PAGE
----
These proteins are large, Y-shaped, and function by recognising the antigen using the unique manner in which the antibody attaches to the antigen. This is known as the ‘fragment antigen-binding’ (Fab) variable region. Each tip of the “Y” of an antibody contains a structure that is unique to every antigen, allowing these two structures to bind together with precision, much like a lock and key, where only the correct combination allows the antibody to function. This mechanism allows the antibody to tag the antigen, or the abnormal cell, for attack by other parts of the immune system. Such a tag serves two purposes:
Every new tag is memorized by our body, so when the same antigen attacks again, our body knows which lock and key combination to use. This is the functional principle behind vaccination where a mild antigen of a disease is introduced in the body for our immune system to practice; and more importantly,
The tagging allows other parts of the immune system – which actually kill the antigen – to differentiate between the cells of our body and the antigen. This prevents unnecessary side-effects on the patients.
Now, ideally, we should be able to develop an antibody that finds the correct lock and key combination to tag cancer cells. However, the glitch is that cancer cells are essentially regular cells that have become infected and unhealthy. As this happens, a series of chemical reactions in these cells mask them from the immune system, making it difficult to differentiate between normal body cells and cancer cells and causing complications in antibiotic action. This is where Antibody Durg Conjugation Therapy comes into the picture.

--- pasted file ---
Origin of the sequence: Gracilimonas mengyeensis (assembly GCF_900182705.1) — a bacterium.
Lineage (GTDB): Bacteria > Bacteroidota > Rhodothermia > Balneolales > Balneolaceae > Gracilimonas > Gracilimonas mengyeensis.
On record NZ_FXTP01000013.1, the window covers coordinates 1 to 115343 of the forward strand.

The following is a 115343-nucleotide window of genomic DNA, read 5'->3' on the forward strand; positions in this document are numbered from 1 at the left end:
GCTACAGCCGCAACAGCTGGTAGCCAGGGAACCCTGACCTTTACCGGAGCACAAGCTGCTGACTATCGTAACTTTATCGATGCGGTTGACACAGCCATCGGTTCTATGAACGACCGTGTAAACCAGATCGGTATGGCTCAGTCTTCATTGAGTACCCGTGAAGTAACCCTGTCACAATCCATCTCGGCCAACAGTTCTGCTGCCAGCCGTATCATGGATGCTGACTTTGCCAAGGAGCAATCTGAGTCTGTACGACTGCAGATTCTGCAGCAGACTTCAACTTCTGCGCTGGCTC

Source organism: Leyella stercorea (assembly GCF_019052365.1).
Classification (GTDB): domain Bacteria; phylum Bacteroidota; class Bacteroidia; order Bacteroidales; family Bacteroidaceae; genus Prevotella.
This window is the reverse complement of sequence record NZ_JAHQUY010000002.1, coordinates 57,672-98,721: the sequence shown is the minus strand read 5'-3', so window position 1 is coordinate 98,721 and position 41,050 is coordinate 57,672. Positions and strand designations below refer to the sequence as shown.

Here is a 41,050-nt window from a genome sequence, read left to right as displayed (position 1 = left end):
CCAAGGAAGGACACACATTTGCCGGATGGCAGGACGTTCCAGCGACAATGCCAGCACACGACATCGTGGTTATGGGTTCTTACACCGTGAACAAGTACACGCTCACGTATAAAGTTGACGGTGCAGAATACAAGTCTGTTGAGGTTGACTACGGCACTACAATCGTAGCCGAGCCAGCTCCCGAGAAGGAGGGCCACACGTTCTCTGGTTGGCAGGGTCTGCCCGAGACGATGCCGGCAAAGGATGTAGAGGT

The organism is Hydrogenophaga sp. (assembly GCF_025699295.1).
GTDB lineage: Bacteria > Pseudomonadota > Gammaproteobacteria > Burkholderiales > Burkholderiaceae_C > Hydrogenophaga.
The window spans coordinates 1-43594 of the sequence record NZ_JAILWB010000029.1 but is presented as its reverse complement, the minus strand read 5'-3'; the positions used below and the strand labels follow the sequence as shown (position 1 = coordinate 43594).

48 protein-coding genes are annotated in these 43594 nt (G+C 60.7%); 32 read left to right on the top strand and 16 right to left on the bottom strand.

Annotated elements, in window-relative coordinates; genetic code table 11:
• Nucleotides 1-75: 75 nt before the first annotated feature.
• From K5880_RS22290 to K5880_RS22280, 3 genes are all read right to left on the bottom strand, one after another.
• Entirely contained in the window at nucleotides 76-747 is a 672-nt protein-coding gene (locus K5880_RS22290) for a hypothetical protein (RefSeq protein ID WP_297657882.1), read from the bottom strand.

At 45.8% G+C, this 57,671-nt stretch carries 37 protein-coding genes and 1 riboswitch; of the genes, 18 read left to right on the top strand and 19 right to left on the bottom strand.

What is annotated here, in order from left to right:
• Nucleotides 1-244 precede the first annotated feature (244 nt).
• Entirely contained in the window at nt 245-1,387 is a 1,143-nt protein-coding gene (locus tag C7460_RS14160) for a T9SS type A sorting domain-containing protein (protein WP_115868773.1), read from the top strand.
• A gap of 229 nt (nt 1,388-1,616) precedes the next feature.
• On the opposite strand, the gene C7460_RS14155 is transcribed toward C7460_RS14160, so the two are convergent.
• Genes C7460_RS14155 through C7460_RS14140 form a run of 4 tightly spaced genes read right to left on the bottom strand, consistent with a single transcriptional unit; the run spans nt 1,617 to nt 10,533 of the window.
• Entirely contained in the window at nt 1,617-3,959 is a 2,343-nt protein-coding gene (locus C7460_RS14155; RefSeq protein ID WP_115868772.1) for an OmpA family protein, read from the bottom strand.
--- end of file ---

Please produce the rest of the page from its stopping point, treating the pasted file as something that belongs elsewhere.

To produce ADCs, monoclonal antibodies (mAb) are created in the lab from a single cloned immune cell. These immune cells are genetically identical, so the antibodies that they produce are also identical, resulting in high specificity. Simply put, the antibodies can bind to a specific antigen. To produce these antibodies that can bind to cancer cells, mice are first vaccinated with the target antigen, stimulating their bodies to create B cells in response. These B cells then start to produce antibodies specific to the target antigen (the cancer cell). These B-cells are then isolated, and fused with tumour cells (also known as the hybridoma cell) because while B-cells lack the ability to divide, tumor cells can divide quite rapidly. The division of the hybridoma cells (now fused with B cells) results in the cloning of the B-cells that results in the production of identical antibodies in vast quantities. The monoclonal antibodies are then collected and purified for use in ADC production.